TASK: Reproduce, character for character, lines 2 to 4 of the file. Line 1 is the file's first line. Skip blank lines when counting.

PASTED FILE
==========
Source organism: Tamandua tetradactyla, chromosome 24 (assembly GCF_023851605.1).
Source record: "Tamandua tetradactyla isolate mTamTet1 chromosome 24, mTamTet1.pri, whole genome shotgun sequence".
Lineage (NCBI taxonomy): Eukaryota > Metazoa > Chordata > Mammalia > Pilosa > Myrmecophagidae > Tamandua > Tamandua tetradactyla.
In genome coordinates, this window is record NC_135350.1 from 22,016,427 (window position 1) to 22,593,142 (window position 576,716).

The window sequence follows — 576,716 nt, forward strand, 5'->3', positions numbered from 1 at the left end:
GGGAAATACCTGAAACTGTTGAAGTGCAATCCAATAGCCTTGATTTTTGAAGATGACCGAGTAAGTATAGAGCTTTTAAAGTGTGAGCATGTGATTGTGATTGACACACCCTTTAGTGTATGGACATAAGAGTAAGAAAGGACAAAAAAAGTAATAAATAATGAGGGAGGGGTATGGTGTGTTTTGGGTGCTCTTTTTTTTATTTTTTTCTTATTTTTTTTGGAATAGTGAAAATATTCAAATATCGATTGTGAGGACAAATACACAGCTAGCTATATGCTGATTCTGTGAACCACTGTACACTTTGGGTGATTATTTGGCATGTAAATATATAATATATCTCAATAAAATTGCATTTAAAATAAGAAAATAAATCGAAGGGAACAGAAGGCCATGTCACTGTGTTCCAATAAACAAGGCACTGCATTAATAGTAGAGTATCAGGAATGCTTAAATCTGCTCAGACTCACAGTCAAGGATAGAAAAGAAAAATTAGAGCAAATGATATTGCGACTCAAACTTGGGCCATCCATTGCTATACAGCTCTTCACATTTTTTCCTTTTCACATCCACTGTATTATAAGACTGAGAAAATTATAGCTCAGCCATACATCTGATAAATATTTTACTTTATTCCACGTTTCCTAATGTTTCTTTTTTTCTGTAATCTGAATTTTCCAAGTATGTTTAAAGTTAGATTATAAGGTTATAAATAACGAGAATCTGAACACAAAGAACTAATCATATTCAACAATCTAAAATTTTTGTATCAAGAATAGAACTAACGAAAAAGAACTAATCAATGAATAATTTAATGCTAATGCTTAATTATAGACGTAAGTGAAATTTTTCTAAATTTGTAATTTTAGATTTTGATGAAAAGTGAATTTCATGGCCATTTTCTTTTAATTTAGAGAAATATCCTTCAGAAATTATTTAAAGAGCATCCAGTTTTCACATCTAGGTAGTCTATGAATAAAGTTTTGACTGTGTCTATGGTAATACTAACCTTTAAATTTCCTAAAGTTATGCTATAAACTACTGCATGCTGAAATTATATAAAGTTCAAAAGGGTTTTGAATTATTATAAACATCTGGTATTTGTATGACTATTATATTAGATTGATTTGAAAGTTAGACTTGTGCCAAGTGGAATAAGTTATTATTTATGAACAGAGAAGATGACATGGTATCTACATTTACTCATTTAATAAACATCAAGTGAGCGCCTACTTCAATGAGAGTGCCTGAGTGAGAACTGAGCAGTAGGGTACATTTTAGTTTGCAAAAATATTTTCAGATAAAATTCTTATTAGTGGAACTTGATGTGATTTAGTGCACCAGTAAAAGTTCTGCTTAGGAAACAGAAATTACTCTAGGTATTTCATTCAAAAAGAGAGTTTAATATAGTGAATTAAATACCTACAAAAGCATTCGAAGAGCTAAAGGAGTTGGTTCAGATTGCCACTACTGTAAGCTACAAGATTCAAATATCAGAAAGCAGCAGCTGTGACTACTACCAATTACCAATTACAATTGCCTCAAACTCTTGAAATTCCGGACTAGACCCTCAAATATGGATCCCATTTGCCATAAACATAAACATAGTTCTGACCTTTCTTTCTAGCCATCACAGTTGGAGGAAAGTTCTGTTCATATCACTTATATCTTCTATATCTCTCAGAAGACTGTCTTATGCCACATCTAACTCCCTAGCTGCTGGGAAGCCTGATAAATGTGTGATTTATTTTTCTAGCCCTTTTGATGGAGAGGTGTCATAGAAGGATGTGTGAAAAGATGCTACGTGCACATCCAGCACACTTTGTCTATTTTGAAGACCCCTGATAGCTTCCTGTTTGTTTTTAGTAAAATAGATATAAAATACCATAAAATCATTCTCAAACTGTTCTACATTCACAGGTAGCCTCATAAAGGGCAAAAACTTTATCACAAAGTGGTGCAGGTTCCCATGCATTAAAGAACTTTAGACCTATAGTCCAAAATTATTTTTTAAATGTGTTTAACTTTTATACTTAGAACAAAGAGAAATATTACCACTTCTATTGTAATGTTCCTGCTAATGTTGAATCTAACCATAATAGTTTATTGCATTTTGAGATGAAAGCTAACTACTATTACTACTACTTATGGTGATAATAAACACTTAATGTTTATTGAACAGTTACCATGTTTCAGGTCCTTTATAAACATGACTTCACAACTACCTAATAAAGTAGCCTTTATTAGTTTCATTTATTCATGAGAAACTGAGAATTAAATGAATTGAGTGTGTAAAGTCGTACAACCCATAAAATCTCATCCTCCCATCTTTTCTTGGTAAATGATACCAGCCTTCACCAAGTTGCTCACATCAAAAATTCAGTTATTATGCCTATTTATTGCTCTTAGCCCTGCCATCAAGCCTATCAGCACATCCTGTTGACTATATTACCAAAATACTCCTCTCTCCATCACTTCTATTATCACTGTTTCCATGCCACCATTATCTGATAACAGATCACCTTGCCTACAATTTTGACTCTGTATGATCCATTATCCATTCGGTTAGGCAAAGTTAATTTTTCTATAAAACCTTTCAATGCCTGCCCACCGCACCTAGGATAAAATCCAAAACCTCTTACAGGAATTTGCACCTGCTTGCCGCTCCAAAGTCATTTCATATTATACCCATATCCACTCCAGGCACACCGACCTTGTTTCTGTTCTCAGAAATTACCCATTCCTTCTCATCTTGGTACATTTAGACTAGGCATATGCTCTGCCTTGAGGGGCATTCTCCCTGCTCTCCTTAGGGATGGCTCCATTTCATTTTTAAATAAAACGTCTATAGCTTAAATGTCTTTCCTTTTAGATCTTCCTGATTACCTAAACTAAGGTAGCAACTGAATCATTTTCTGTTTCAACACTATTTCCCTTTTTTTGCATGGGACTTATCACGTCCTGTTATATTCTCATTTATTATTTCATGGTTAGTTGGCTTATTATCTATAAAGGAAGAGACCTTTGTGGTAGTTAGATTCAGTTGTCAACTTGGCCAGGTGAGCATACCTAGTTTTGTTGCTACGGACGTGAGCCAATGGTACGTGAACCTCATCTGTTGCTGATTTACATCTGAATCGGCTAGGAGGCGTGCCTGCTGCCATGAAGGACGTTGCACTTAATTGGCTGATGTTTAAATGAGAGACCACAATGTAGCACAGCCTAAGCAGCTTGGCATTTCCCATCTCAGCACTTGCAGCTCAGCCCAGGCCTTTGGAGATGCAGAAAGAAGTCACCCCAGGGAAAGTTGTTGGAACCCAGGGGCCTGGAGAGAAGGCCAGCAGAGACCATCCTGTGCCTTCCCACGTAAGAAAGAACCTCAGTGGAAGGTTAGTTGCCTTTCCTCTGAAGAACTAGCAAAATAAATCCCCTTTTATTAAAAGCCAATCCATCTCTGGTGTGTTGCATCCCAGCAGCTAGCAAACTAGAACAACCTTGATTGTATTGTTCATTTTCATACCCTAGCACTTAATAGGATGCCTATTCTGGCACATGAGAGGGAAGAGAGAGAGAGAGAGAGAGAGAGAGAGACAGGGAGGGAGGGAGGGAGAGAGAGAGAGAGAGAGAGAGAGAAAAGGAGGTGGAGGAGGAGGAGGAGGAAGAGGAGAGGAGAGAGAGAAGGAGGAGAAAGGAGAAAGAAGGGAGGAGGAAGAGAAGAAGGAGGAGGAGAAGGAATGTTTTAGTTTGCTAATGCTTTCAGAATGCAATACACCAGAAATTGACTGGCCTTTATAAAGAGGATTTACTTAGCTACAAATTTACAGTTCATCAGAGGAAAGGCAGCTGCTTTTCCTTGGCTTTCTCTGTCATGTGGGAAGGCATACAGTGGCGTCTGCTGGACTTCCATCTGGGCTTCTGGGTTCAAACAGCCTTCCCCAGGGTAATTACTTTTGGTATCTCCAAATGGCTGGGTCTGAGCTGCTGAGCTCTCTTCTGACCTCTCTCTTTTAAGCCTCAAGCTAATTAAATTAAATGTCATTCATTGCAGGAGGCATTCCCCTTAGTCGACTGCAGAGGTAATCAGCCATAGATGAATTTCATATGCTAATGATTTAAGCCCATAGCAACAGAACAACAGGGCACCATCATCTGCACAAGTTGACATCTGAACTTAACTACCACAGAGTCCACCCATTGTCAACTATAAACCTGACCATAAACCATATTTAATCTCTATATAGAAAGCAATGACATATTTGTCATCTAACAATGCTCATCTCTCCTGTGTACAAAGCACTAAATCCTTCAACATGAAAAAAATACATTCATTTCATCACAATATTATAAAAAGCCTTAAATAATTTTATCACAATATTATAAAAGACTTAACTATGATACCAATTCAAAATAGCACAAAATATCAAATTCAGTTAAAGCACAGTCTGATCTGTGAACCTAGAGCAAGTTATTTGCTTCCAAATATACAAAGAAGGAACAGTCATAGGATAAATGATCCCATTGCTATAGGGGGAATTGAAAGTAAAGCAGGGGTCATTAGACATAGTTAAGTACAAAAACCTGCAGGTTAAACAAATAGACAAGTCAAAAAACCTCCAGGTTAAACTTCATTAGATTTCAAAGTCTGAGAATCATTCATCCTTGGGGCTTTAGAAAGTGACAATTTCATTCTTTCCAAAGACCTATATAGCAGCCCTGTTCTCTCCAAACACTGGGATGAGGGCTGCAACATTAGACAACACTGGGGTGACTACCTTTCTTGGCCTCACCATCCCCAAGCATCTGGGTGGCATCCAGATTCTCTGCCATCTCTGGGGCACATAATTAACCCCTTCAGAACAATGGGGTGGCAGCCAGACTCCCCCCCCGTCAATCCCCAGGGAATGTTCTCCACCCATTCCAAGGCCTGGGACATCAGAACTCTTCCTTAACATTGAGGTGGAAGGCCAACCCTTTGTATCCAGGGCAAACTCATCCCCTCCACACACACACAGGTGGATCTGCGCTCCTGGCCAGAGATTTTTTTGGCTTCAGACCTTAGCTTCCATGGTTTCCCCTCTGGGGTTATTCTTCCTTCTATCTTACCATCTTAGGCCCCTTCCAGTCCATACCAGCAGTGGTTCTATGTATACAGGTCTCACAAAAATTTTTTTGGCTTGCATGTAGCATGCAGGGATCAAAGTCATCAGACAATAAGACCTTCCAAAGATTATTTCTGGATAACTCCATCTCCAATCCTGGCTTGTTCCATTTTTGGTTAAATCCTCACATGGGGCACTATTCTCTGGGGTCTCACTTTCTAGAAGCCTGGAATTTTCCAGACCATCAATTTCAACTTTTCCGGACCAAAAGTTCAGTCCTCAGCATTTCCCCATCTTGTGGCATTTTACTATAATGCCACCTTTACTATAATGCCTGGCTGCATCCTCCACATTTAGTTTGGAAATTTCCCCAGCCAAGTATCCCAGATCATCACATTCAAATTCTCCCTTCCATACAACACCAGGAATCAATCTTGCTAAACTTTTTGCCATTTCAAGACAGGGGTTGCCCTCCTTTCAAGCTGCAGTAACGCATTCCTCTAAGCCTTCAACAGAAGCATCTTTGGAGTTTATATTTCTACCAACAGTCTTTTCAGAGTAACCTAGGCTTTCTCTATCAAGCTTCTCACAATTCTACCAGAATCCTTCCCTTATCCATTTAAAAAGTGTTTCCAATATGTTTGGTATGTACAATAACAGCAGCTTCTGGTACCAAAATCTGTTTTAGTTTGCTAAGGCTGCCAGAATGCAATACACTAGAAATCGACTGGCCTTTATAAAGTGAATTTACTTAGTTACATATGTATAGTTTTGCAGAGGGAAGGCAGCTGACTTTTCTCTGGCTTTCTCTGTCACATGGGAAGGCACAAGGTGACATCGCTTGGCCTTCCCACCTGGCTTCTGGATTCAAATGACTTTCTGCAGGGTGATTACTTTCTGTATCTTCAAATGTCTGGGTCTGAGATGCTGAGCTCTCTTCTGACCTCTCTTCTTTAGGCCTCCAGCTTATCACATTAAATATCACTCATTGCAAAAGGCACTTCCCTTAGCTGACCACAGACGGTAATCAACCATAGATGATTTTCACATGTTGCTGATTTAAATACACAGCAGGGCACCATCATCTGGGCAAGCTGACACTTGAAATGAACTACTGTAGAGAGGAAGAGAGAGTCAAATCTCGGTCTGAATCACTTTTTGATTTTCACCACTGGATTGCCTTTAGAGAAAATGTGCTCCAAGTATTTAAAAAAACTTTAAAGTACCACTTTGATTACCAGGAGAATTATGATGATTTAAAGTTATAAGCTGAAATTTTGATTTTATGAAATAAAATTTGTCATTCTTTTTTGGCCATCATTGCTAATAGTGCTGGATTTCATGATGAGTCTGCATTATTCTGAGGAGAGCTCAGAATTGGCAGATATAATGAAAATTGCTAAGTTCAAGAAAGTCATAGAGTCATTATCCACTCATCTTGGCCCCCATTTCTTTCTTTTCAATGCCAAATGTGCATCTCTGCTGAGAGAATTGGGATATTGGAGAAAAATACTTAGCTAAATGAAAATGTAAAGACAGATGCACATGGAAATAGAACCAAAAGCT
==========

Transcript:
Source record: "Tamandua tetradactyla isolate mTamTet1 chromosome 24, mTamTet1.pri, whole genome shotgun sequence".
Lineage (NCBI taxonomy): Eukaryota > Metazoa > Chordata > Mammalia > Pilosa > Myrmecophagidae > Tamandua > Tamandua tetradactyla.
In genome coordinates, this window is record NC_135350.1 from 22,016,427 (window position 1) to 22,593,142 (window position 576,716).